Jason tells me about some of the many athletes he met in Michigan. NMU trains weightlifters, boxers, speed skaters and wrestlers, to name a few. One of the most astute observations he makes is that the difference between the top ranked Olympian in the world and the guy who is ranked tenth is the minutest amount of weight or speed. The difference between greatness and mediocrity, many times, is infinitesimal.
Just like in life, the difference between the great and the average guy is only three or four inches… the width between their ears.
As my late friend Zig Ziglar, CSP, CPAE Speaker Hall of Fame was fond of saying, “It’s your attitude not your aptitude that’s going to determine your altitude in life.” The key is to never give up and never give in.
COMMITMENT IS ABOUT NOT QUITTING
Life requires commitment. When I think of commitment, I think of a young, crippled black child by the name of Wilma Rudolph. She was born premature with polio, weighing only four and one-half pounds. She was raised on a ghetto farm in the backwoods of Tennessee.
At the age of four, she was stricken with double pneumonia and scarlet fever. The deadly combination left her with a paralyzed and useless left leg. Doctors told her mother: “This child will never walk!” Her mom’s only response was a line from a favorite hymn, “Wilma can climb her highest mountain if she’ll do it one step at a time.”
Her first step was a very painfully massaged step. They had to teach her to walk with a steel brace. After five torturous years, Wilma was able to take a step without the brace. The next five years were spent developing that step into a smooth, rhythmic stride.
On her 13th birthday, Wilma joined the track team. Her critics nicknamed her “Limpy Wilma,” because she came in last in every single race. Still, she would shout above the laughter of her teammates, “I’ll never give up… I promise you… I’ll never give up!”
One day she came in next to last in a race. On another occasion she finished second from last. One day she was second from first… and one day she won herself a race. Finally, she won every single race she entered in the entire meet. That day, she won herself a new nickname, “Lightening Rudolph.”
“Lightening” came to the attention of Coach Ed Temple at Tennessee State University. He said, “Wilma, come with me, I’ll coach you.” Wilma said, “If running will get me an education, not only will I run for your school, but I’ll run harder and faster than I’ve ever run in my life… I promise you! I’ll never give up!”
Now away at school, Wilma would have to draw her motivation from within. Her inspiration, her mother, died. But Wilma did have the ability to motivate herself, because in 1960, Coach Ed Temple picked her to represent the USA in the Olympics in Rome.
Those who were in the stadium that year thought that Wilma looked a little bit lonely. She was an unknown black athlete. She walked with a noticeable limp. Many were asking the question aloud, “What’s she doing here?” It took them exactly 11 seconds to get the answer because when the starting pistol cracked, she tore up the cinder path in a world record 11 seconds to capture her first Gold Medal in the 100-meter dash.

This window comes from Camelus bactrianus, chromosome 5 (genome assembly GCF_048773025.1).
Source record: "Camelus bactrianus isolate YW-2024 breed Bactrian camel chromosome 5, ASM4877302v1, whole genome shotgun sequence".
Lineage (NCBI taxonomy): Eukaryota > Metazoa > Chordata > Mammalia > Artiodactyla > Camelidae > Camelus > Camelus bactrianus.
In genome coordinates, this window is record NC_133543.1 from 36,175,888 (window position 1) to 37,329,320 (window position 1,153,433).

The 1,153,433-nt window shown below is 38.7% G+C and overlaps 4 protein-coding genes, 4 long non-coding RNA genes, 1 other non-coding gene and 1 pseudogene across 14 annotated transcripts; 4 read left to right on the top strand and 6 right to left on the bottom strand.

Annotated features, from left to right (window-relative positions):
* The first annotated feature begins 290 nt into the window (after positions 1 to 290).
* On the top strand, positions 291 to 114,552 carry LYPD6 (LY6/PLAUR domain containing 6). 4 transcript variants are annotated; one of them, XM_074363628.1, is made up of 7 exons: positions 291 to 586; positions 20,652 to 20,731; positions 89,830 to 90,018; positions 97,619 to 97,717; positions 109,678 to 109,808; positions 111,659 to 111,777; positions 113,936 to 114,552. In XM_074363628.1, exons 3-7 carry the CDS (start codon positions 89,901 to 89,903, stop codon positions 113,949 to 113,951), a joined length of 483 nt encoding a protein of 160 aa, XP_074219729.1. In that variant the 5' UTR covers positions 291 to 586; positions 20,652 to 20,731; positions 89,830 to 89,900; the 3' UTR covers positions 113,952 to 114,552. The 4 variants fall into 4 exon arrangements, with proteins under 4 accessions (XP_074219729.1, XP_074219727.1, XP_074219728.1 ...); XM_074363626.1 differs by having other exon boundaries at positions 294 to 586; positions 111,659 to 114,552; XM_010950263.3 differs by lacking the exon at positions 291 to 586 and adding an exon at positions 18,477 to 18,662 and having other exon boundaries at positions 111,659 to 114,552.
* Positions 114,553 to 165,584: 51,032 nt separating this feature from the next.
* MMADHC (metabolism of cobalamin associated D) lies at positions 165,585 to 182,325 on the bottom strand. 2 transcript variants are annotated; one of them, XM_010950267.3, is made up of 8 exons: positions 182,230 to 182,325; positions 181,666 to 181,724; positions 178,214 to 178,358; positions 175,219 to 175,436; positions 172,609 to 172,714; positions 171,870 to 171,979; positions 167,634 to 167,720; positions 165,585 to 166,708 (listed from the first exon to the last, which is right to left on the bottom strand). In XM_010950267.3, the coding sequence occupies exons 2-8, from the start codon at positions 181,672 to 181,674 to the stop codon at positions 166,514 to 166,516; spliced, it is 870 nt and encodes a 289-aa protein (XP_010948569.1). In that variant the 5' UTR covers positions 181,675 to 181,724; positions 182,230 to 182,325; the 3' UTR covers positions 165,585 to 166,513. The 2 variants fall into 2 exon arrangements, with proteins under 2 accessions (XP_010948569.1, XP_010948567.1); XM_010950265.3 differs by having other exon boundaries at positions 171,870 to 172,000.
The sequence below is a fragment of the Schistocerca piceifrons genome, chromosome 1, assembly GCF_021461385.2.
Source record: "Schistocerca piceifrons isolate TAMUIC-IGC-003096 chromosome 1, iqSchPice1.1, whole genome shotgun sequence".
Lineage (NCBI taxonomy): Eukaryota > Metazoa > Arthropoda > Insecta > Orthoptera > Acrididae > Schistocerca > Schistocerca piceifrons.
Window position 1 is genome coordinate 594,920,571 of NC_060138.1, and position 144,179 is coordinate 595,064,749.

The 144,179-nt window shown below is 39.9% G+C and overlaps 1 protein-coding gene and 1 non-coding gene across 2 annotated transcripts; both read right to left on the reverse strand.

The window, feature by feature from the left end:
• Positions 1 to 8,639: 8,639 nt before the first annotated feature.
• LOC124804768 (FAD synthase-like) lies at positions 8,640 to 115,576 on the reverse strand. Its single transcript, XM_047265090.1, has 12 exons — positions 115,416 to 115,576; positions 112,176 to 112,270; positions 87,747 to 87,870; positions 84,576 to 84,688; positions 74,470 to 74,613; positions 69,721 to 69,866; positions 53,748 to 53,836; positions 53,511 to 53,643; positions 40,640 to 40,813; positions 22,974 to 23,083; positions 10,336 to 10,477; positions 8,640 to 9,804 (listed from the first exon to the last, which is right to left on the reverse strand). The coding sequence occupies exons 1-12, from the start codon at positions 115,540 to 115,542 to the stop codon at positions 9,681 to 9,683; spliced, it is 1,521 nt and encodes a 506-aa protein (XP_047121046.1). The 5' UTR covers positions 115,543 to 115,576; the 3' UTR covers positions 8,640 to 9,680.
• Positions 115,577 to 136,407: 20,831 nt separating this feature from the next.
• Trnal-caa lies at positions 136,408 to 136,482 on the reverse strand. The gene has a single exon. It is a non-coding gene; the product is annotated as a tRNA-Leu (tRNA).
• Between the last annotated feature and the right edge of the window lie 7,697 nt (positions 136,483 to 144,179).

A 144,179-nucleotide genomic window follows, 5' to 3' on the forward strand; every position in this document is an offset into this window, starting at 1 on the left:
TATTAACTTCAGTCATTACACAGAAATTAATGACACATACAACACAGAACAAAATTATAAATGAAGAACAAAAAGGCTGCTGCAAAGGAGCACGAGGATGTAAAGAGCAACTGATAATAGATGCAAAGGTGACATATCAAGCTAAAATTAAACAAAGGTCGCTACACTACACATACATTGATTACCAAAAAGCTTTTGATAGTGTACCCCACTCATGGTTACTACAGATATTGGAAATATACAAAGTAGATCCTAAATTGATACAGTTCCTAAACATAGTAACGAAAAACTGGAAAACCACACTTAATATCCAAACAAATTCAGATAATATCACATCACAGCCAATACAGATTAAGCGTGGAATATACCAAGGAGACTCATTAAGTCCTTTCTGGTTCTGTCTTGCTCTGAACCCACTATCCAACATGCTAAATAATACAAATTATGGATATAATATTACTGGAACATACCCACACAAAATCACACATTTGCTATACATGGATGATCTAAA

Her second race was the 200-meter dash. Everyone knew that Germany’s Yetta Hynie would win this race. She held the World’s Record and was heavily favored. Everyone knew it but Wilma.
Again, the starting pistol cracked. Wilma and Yetta jumped to the lead and turned the race into a fighting duel. With a burst of speed on the backstretch, Wilma pushed out the lead, snapped the tape and captured her second Gold Medal.
Several days later, Wilma would be competing against a revenge-seeking Yetta Hynie. The race was the 400-meter relay and once again, everyone knew the German foursome would capture this event. They held the World’s Record, and no one would dare challenge them- no one except the Americans.
Again, the starting pistol fired. The Germans and the Americans both jumped out to a commanding lead, turning the race into a fighting duel. The first runners handed the batons to the second, the second to the third.
When the third runners handed their batons to Wilma and Yetta, they were in a dead heat, side by side. However, Wilma dropped her baton, and the great German Yetta Hynie raced all alone for what appeared to be a sure victory.
No one knows what happened in that next instant. Wilma was hopelessly behind. With less than ten seconds to go and less than 100 yards from the finish line, she reached down and picked up the baton. And in what Olympic historians have come to call a miracle today, she pulled up beside the great German Yetta Hynie. The two raced neck-and-neck, stride-for-stride to the finish line. One hundred thousand screaming fans were yelling “Go Wilma! Go!”
The rest is Olympic history. Slowly Wilma pushed out to the lead, snapped the tape, and captured her third Gold Medal–the first American woman in the history of the Olympics ever to have done so.
The message I leave with my audiences is to never give up. When I think of this, I can’t help but think of Wilma– Wilma Rudolph! She never saw obstacles… only opportunities! That is the same thing top producers see every day they wake up.